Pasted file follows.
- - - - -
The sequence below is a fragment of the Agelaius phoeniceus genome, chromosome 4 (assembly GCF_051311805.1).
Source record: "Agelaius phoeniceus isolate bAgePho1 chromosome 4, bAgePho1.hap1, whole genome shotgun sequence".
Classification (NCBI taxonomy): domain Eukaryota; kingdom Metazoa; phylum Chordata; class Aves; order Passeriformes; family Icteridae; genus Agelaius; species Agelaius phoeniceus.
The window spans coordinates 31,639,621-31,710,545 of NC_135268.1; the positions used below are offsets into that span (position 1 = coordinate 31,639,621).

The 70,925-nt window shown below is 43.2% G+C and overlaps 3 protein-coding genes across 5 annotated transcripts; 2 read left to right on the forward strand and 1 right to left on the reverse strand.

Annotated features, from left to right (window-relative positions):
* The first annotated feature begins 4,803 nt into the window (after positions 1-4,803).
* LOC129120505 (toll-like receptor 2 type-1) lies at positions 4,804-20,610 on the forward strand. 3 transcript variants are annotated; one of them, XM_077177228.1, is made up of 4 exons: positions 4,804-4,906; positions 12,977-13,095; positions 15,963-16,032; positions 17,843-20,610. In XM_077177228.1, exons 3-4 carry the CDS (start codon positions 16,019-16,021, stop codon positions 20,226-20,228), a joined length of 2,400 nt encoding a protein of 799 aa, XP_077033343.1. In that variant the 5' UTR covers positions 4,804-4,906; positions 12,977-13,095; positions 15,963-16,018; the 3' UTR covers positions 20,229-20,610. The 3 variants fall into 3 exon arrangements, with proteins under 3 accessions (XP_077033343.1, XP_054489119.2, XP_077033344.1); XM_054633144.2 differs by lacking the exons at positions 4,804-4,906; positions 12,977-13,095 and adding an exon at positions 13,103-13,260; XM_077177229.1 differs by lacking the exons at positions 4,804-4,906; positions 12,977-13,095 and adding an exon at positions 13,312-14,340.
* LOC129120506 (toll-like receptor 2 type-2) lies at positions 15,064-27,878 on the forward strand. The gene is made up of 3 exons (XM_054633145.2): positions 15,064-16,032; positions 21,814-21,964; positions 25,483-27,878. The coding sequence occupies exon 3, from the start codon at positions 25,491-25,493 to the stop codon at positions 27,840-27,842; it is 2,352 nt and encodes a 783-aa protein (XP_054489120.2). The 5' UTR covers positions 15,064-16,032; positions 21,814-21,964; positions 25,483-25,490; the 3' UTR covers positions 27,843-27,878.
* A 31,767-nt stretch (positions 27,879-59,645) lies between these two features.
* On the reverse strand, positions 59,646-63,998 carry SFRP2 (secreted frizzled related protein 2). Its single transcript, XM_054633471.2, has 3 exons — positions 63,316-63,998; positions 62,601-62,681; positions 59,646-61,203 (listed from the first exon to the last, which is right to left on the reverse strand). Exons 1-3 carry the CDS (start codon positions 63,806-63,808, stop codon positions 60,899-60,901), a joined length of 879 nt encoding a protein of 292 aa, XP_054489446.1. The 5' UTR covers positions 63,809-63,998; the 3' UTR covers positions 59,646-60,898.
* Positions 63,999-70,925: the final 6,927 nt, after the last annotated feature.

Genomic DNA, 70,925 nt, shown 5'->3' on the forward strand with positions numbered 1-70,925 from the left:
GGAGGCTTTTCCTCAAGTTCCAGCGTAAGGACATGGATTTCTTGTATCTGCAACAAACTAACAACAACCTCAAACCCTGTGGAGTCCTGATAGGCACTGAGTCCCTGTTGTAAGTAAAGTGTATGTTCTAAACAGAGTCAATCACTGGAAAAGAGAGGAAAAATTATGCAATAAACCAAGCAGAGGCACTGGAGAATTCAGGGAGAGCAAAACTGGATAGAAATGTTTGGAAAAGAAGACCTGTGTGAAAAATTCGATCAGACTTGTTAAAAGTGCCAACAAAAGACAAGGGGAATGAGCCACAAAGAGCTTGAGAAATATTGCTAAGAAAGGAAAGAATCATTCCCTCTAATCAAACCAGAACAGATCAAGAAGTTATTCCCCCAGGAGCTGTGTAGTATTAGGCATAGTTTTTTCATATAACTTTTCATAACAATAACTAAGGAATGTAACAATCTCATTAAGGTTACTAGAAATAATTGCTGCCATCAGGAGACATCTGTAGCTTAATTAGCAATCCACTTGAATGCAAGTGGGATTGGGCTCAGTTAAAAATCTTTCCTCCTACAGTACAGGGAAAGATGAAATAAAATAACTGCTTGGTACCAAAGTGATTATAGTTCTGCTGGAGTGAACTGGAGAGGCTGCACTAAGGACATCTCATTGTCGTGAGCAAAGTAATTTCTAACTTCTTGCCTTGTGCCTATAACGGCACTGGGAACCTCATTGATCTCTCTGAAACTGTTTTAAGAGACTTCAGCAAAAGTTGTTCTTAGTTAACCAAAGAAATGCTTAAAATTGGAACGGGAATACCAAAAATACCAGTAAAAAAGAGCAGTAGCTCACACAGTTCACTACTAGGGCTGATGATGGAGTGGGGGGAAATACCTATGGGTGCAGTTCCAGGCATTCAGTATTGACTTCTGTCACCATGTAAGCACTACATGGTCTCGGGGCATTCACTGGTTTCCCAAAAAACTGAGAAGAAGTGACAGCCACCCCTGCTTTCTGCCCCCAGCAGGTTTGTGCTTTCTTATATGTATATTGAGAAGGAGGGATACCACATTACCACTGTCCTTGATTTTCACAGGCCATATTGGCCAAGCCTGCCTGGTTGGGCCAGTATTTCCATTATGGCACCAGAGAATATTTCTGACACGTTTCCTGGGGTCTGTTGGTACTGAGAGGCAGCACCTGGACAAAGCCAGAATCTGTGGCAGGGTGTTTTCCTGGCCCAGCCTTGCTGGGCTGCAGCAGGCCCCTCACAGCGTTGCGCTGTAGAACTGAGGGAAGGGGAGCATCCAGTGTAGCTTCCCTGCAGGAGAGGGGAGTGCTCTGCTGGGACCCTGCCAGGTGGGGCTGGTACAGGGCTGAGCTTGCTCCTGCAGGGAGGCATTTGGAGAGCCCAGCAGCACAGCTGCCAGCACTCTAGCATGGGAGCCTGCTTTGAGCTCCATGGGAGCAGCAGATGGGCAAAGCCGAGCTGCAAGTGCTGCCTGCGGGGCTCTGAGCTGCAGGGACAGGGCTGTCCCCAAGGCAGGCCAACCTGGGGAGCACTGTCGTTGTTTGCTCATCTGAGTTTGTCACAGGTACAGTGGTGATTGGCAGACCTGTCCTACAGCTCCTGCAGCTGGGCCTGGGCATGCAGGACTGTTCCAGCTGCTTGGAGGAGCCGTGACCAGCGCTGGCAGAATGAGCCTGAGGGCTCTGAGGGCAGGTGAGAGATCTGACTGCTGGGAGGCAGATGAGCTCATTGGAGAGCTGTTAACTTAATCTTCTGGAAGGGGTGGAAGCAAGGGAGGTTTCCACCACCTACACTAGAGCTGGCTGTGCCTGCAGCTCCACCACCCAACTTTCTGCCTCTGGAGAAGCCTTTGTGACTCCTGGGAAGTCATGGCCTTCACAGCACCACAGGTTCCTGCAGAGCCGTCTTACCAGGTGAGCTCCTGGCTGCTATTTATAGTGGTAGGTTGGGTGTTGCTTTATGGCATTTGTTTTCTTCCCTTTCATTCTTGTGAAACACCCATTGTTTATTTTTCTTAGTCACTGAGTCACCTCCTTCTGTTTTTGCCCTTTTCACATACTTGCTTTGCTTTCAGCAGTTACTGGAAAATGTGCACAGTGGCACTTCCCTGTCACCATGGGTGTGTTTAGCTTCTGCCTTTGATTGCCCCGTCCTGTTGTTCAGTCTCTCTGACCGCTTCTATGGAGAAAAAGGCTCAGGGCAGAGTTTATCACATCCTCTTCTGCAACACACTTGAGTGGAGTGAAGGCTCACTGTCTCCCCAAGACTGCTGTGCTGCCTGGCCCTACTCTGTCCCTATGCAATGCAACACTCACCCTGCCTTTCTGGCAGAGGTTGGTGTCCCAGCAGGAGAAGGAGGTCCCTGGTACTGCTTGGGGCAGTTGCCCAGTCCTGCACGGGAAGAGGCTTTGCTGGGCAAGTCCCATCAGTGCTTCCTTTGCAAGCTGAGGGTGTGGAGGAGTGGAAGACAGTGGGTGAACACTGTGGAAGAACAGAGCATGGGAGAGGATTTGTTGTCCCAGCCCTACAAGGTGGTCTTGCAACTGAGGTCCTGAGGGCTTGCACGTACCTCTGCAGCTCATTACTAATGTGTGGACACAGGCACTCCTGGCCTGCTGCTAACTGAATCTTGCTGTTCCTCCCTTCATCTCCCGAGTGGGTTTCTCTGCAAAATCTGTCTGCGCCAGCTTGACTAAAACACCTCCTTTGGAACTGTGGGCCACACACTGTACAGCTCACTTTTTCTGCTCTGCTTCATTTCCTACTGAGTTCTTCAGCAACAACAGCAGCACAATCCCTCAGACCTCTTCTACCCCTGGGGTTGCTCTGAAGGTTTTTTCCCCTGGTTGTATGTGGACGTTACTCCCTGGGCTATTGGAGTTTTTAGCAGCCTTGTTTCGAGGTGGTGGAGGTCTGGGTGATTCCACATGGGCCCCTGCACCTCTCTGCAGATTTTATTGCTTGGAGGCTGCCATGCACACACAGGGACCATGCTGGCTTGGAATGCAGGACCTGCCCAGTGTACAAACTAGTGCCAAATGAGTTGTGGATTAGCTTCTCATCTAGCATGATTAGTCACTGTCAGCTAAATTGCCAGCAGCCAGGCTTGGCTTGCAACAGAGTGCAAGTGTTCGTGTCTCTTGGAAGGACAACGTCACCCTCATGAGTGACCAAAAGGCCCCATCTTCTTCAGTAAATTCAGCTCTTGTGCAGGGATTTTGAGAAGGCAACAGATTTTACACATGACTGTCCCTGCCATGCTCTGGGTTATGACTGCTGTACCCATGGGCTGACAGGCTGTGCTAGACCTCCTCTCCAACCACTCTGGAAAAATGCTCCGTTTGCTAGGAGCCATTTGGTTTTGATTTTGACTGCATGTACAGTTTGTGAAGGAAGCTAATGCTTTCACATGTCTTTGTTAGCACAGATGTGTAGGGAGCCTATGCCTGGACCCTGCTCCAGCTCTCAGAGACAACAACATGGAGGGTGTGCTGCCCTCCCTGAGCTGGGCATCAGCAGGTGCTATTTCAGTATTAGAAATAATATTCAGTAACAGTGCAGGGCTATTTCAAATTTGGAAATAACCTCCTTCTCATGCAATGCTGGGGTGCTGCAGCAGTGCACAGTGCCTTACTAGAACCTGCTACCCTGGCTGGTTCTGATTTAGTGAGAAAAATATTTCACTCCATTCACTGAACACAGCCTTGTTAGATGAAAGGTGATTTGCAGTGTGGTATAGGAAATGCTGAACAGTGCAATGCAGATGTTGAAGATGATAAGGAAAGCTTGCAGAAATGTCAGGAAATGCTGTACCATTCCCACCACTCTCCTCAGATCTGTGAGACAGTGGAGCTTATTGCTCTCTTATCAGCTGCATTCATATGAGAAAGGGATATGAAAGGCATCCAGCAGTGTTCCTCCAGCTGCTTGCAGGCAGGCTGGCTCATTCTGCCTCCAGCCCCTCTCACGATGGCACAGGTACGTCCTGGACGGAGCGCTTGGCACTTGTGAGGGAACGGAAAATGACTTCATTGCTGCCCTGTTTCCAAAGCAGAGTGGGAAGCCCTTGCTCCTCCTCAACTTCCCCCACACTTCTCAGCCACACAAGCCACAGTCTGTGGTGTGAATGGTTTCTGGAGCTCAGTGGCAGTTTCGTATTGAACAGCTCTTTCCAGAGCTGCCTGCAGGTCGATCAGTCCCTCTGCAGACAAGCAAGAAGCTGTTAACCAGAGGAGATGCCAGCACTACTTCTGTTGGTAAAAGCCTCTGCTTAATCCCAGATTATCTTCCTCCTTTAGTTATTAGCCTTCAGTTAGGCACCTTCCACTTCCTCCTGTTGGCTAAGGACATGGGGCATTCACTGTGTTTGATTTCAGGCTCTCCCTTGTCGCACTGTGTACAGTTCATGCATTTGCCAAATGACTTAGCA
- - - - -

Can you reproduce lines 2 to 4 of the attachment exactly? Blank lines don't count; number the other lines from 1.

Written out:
Source record: "Agelaius phoeniceus isolate bAgePho1 chromosome 4, bAgePho1.hap1, whole genome shotgun sequence".
Classification (NCBI taxonomy): domain Eukaryota; kingdom Metazoa; phylum Chordata; class Aves; order Passeriformes; family Icteridae; genus Agelaius; species Agelaius phoeniceus.
The window spans coordinates 31,639,621-31,710,545 of NC_135268.1; the positions used below are offsets into that span (position 1 = coordinate 31,639,621).